by Dan Peeler
Minister for Children and Families
The angel went to her and said, “Greetings, you who are highly favored! The Lord is with you.” Luke 1.28
A Word of
How many hosts of angels do you suppose have you have seen so far this season? When Luke writes about the heavenly host, he is using a Greek term that means a whole army, or a countless number of these supernatural beings. The writer of the Gospel of Luke includes a number of interactions between angels and humans. In Luke 1:11, an angel informs the priest Zechariah that he and his wife Elizabeth will have a child in their old age. The child turns out to be John the Baptist, the herald of the Messiah. In Luke 1:26 the angel Gabriel appears with his famous Annunciation to the teenage Mary of Nazareth to whom he proclaims the birth of the Christ. Then, in a spectacular finale, the shepherds are given their good tidings by the host of angels, or a whole sky-full of them, in Luke 2:10.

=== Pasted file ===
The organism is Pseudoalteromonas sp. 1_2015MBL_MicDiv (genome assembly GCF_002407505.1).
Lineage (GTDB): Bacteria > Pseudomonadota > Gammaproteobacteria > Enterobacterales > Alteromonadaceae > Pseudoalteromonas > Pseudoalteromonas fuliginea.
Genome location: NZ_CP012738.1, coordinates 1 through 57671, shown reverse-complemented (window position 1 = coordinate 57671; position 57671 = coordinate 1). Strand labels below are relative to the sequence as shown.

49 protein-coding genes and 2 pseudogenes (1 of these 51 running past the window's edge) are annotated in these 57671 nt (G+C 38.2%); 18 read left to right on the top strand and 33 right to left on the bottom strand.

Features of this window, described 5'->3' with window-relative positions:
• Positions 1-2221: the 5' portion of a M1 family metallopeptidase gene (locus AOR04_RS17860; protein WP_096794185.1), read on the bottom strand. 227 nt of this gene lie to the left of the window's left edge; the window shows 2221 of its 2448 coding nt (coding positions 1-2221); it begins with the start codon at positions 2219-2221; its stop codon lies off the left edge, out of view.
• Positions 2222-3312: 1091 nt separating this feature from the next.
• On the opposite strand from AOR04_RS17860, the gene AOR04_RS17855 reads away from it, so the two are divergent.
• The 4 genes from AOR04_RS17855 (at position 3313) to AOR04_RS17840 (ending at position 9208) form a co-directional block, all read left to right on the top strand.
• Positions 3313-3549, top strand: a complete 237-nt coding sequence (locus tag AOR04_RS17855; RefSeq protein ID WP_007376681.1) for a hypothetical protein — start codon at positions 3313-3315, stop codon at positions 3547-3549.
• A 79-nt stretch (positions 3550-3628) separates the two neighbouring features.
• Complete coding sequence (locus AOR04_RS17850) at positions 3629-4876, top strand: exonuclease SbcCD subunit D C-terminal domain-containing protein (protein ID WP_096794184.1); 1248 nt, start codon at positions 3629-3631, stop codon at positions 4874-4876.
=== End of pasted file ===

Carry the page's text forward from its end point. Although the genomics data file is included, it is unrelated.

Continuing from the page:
Ever since then, angels have been a favorite icon of the season, even to the point that armies of them surround us in malls, on Christmas cards and in glowing plastic yard art. On the fourth and final Sunday of Advent, we lit the Angel’s Candle or Candle of Love. The principle purpose of angels in scripture has been as messengers of God and it is most appropriate that the message that sums up all the other Advent weeks is the proclamation of love. In order to experience the Hope, Peace and Joy that the other weeks celebrated, we must ultimately understand that the coming of the Christ is all about love.
Luke is so overwhelmed by the announcement of the incarnation of God’s love in the world, that he enlists a whole army to carry it. He would probably be a bit puzzled as to the identity of our own winged yard decor since Greek Scripture angels are never described as having wings, but he would understand that we still make our best effort to somehow depict indescribable beings who deliver an unfathomable message to the world: No matter who we are; advanced in age or teenager, perhaps even ragged and forgotten shepherds, we are highly favored and this spectacle of love still embraces us; all of us.
May I recognize your messengers and affirm your love.